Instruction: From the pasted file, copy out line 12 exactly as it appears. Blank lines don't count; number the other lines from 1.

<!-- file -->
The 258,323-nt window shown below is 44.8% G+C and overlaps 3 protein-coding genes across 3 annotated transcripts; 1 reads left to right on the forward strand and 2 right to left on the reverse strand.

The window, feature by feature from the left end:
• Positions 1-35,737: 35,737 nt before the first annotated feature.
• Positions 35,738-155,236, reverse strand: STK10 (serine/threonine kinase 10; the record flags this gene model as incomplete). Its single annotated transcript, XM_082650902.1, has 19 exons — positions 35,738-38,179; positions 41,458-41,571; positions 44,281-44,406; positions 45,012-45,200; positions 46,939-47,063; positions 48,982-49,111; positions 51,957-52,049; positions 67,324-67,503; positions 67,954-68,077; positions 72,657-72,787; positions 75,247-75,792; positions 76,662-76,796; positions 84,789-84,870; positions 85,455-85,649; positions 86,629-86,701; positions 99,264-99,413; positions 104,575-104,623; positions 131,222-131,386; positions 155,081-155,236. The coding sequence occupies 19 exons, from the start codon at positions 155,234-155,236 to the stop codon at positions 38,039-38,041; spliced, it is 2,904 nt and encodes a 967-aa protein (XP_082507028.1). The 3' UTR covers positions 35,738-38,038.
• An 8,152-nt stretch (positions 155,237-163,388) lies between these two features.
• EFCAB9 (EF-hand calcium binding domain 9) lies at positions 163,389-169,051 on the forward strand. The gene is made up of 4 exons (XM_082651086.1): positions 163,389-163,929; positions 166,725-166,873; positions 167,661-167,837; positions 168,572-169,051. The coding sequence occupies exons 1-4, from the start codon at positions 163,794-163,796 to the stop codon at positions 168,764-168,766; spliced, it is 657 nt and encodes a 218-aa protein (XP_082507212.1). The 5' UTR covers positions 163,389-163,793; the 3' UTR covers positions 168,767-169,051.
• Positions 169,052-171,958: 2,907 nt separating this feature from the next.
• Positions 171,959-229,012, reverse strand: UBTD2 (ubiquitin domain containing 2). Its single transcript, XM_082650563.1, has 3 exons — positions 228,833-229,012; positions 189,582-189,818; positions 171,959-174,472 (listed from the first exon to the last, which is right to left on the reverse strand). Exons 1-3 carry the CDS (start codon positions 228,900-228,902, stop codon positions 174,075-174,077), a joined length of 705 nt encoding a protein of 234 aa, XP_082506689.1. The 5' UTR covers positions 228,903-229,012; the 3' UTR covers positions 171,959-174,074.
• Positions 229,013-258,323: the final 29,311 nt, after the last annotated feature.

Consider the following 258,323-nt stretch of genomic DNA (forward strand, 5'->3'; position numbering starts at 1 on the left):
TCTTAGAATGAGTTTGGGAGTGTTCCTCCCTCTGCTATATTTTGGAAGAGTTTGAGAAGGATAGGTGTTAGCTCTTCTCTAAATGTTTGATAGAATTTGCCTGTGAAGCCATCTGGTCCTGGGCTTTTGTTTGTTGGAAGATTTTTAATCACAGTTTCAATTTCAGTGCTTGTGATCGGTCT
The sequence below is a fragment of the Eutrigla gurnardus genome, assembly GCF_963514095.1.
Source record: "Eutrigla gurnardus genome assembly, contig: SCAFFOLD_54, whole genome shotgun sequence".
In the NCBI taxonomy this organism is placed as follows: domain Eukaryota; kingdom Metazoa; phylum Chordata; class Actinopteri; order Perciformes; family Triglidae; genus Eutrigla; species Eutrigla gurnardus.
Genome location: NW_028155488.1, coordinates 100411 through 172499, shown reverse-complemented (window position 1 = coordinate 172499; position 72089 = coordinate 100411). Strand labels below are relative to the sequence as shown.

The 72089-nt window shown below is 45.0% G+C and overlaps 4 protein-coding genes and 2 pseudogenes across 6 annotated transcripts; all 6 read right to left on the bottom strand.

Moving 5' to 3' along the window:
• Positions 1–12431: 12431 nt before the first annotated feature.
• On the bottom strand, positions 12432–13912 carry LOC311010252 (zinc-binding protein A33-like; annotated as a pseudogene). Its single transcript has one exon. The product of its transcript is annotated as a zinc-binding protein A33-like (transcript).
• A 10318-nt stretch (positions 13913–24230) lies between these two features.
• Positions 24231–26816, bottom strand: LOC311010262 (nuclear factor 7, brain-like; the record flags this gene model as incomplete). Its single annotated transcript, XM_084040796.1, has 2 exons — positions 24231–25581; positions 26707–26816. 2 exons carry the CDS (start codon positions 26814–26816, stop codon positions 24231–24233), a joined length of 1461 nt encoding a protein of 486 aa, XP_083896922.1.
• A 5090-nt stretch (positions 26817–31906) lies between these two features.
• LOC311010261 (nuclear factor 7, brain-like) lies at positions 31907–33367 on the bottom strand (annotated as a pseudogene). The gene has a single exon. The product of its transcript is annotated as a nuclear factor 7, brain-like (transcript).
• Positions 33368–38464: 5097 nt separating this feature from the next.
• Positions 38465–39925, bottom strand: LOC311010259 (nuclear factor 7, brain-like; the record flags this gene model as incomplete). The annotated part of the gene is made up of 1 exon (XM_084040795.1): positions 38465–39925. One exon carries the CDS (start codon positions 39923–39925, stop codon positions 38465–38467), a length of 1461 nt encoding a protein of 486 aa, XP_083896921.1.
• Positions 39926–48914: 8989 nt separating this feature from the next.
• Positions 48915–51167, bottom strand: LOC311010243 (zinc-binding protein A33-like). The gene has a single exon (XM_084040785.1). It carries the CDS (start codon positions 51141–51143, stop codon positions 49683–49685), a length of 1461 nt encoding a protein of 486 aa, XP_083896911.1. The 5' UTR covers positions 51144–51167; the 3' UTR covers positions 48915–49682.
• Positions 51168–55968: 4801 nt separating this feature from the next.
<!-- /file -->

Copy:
The sequence below is a fragment of the Eutrigla gurnardus genome, assembly GCF_963514095.1.